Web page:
Chances of success for Ukraine, low expectations for the Balkans

Chances of success for Ukraine, low expectations for the Balkans

At their summit meeting, the heads of state and government of the EU will decide on the candidate status for Ukraine and the prospects for other states willing to join. This is going to be tricky.

Of course, Ukraine is also represented by an ambassador to the EU. But unlike Andriy Melnyk, the Ukrainian representative in Berlin, the name of Vsevolod Tschenzow is not very well known in Brussels. Tschenzow works more quietly and not with interviews. However, he now describes to the Süddeutsche Zeitung and a handful of international media how high his country’s expectations are for the EU summit, which begins on Thursday.

“The men ask what the status of the candidate is when they call from the front,” reports the 48-year-old. Tschenzow is optimistic that the heads of state and government will follow the EU Commission’s recommendation – and has every reason to do so. “The European Council has decided to give Ukraine and the Republic of Moldova the status of candidate countries,” says the current draft of the summit declaration. The Leaders, as the heads of state and government are called in Brussels, do not want to decide on “further steps” until the required reforms in terms of the rule of law and the fight against corruption have been completed. It is also said about Georgia that the future of this country “and its people lies in the EU”.

Supporters of Ukraine also give hope that Council President Charles Michel probably did not hear any objections in his video conferences, which he held with a small group of leaders in preparation for the summit – not even from the Hungarian Viktor Orbán, the notorious troublemaker. On Tuesday, President Volodymyr Zelensky called Orbán and thanked him on Twitter for Hungary’s support. Tschenzow described Chancellor Olaf Scholz’s visit with Italy’s Prime Minister Mario Draghi and French President Emmanuel Macron to Kyiv last week as “particularly helpful”: After the three largest EU countries had spoken out in favor of candidate status, the debate changed , and the skeptics would have given in. Such were Portugal, the Netherlands or Denmark.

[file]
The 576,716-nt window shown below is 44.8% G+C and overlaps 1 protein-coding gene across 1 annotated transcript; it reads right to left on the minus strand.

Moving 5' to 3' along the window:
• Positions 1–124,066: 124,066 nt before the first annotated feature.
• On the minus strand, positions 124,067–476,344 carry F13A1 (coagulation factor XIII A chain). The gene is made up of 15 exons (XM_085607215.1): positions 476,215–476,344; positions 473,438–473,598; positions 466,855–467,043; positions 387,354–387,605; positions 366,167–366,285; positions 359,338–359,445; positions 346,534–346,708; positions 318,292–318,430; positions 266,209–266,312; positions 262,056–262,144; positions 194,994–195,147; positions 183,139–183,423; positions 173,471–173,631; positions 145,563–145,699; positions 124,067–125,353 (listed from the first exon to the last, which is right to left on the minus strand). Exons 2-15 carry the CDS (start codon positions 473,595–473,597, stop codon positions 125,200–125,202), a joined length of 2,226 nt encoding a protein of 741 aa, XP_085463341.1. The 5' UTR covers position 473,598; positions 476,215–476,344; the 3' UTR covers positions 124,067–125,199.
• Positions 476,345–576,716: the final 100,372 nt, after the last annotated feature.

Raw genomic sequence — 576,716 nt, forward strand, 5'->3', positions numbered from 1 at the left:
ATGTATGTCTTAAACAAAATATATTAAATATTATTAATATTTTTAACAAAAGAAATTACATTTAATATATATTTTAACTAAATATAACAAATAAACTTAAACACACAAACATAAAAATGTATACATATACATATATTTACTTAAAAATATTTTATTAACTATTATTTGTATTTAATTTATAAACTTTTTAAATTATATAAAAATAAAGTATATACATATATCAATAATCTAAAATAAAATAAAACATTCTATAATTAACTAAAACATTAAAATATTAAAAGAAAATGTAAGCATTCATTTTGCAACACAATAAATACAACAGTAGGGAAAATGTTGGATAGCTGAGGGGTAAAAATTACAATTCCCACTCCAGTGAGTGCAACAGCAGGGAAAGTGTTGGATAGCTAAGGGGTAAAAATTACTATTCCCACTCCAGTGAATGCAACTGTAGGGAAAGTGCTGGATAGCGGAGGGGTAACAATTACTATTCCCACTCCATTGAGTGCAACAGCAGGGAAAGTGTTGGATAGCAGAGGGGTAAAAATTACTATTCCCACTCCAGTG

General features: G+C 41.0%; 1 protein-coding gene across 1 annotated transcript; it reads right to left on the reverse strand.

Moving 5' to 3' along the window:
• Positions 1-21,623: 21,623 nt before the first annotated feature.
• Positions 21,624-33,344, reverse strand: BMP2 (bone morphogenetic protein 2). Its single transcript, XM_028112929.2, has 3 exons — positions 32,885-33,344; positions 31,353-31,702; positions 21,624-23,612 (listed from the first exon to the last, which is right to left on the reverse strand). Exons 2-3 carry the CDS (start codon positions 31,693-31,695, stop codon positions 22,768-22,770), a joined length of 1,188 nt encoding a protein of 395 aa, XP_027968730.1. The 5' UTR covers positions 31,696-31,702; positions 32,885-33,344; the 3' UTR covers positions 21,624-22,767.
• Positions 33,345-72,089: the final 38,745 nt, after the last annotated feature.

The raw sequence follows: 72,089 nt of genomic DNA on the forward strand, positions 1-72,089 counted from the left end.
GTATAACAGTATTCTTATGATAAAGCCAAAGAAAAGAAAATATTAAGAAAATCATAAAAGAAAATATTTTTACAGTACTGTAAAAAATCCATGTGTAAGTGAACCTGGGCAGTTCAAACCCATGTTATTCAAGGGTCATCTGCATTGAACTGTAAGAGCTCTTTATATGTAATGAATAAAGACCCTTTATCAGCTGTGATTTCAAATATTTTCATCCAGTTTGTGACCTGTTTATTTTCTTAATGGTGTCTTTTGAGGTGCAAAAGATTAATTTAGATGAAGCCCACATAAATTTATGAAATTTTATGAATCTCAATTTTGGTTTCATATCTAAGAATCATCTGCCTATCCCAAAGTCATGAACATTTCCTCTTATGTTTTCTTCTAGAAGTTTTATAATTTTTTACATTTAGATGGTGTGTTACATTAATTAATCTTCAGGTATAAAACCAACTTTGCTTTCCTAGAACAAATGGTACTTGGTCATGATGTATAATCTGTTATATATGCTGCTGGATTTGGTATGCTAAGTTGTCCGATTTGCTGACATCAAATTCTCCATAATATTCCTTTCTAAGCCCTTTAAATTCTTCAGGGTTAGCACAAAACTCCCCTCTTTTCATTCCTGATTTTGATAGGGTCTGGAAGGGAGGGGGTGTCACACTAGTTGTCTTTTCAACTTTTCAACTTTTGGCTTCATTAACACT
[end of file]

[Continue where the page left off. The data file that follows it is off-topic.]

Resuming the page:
Insiders now expect the debate on Ukraine’s EU prospects to be shorter and less emotional. Of course, Russia’s war of aggression and all its consequences will be discussed intensively – including Moscow’s curtailed gas supplies and threats against Lithuania. The Kremlin is spreading the lie that the EU member is blocking deliveries to the Kaliningrad exclave. According to the draft of the summit declaration, the EU members are “advocating a further increase in military support” and new sanctions against Russia. However, this should only be about implementing the measures that have been decided and closing loopholes. In addition, Ukraine is to receive an aid package of nine billion euros from the EU Commission for 2022.

North Macedonia is threatened with a blockade